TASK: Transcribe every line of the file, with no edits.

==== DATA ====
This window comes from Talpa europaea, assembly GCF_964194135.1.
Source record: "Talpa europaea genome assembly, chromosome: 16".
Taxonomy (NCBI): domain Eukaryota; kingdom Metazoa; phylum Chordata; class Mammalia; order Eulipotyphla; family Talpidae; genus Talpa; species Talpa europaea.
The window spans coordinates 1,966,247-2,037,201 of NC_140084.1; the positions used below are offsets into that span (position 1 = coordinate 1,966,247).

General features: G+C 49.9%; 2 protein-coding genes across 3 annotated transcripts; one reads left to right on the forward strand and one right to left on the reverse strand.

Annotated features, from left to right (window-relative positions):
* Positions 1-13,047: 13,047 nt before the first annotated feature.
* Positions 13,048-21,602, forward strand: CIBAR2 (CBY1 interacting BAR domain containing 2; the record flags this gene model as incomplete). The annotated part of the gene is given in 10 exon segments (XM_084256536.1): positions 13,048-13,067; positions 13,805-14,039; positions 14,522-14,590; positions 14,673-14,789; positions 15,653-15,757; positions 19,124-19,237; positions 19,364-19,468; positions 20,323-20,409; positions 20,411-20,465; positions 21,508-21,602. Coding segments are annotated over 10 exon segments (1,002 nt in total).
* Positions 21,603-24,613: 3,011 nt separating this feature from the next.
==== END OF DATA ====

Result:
This window comes from Talpa europaea, assembly GCF_964194135.1.
Source record: "Talpa europaea genome assembly, chromosome: 16".
Taxonomy (NCBI): domain Eukaryota; kingdom Metazoa; phylum Chordata; class Mammalia; order Eulipotyphla; family Talpidae; genus Talpa; species Talpa europaea.
The window spans coordinates 1,966,247-2,037,201 of NC_140084.1; the positions used below are offsets into that span (position 1 = coordinate 1,966,247).

General features: G+C 49.9%; 2 protein-coding genes across 3 annotated transcripts; one reads left to right on the forward strand and one right to left on the reverse strand.

Annotated features, from left to right (window-relative positions):
* Positions 1-13,047: 13,047 nt before the first annotated feature.
* Positions 13,048-21,602, forward strand: CIBAR2 (CBY1 interacting BAR domain containing 2; the record flags this gene model as incomplete). The annotated part of the gene is given in 10 exon segments (XM_084256536.1): positions 13,048-13,067; positions 13,805-14,039; positions 14,522-14,590; positions 14,673-14,789; positions 15,653-15,757; positions 19,124-19,237; positions 19,364-19,468; positions 20,323-20,409; positions 20,411-20,465; positions 21,508-21,602. Coding segments are annotated over 10 exon segments (1,002 nt in total).
* Positions 21,603-24,613: 3,011 nt separating this feature from the next.